Back-to-School 2019: Keeping talent while attracting new hires important for Dinwiddie Schools

By: Michael Campbell | Twitter: @itsthesoup
Posted: September 7, 2019 | 1:45 p.m.

DINWIDDIE – This week, thousands of Dinwiddie students have returned to classes to kick off the 2019-2020 school year with a full complement of teachers, counselors, and support staff on hand to greet them as they walk through the county’s schools. 

Those men and women are the backbone of Dinwiddie County Public Schools, serving as the vessels that educate the county’s next generation of leaders and, for Superintendent Dr. Kari Weston, retaining quality talent while also working to attract top-quality candidates to the school division for employment is important and at the center of recent efforts to address compensation for teachers and staff.

As part of the current fiscal year budget, roughly $1.4 million in additional spending was earmarked specifically for the area of “Employee Excellence,” which saw teachers receive a pay increase between four to five percent, which she explained was a higher increase than what had been proposed by Governor Ralph Northam at the time as part of his biennial budget, which provides a pay raise for state Standards of Quality-funded positions of five percent over the course of the two year budget. 

In addition, the school division also raised its base pay by $1,5000 from $43,000 to $44,500 to continue to address compensation while also aligning the school division with some of its neighboring jurisdictions.

According to data provided by the school division at the time of the budget’s public presentation, the increase in base pay and step increase for teachers resulted in a nearly $1 million increase in spending when compared to prior year’s budget. For non-teaching positions, a similar step increase for those employees carried a price tag of $195,000, bringing the total investment into compensation in the school division’s budget to just under $1.2 million.

In the spring, Weston explained that teacher salaries are “a real issue” in the Commonwealth and during an interview this month, she discussed how Dinwiddie County Public Schools is working to tackle a topic many school divisions and states are facing around the nation.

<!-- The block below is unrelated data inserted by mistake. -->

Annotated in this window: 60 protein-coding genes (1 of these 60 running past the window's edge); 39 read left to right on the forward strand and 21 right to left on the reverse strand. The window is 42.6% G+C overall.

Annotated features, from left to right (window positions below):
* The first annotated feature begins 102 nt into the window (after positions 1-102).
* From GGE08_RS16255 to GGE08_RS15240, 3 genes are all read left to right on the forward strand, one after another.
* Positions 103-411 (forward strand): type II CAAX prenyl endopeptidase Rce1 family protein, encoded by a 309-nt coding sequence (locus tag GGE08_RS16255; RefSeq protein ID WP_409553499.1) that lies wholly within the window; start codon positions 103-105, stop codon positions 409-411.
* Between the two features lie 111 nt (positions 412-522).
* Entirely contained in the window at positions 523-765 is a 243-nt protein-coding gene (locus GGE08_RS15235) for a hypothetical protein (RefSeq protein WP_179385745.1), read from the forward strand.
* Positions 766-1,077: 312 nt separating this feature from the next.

“We are committed to making certain that our teachers are compensated in a way that is competitive with, not only the state but the nation,” the superintendent said.

According to a report drafted by the National Education Association in 2018, the Commonwealth ranked in the mid-30s in America in 2016 and 2017 in terms of average teacher salaries, with 2017 showing a modest increase of the prior year up to $51,049, which is over $8,600 below the national average of $59,660. A two-to-three hour drive north on Interstate 95 sees Virginia’s neighbors Maryland and the District of Columbia ranking among the top 10 in teacher pay, with Washington D.C. ranking fourth in 2018 with an average teacher salary of nearly $75,700 and Maryland not far behind, placing seventh with an average salary of $68,357.

Dinwiddie Schools’ Carly Woolfolk walks Aaron Johnson through this spring’s Government Day exercise, one of the more unique activities the school division engages in twice yearly and an example of what Superintendent Weston sees as ’state-of-the-art’ activities available for students. (Michael Campbell)

“Virginia has been relatively slow in making certain that our salaries are at that national level,” Weston continued. “I do applaud the recent administration that seems to be much more attentive to that but we still have a long way to go.”

Over the last several years, the school division has adopted a new teacher salary scale, along with a unified pay plan for non-teaching positions, both of which are living scales that are typically re-evaluated every five years to ensure pay remains competitive and is consistent with outlooks and other metrics.

She noted, while salaries and compensation are important aspects of creating and fostering a strong workforce of current employees and attracting new candidates for hire, there are other elements that have to be looked at when talking about staffing as a whole.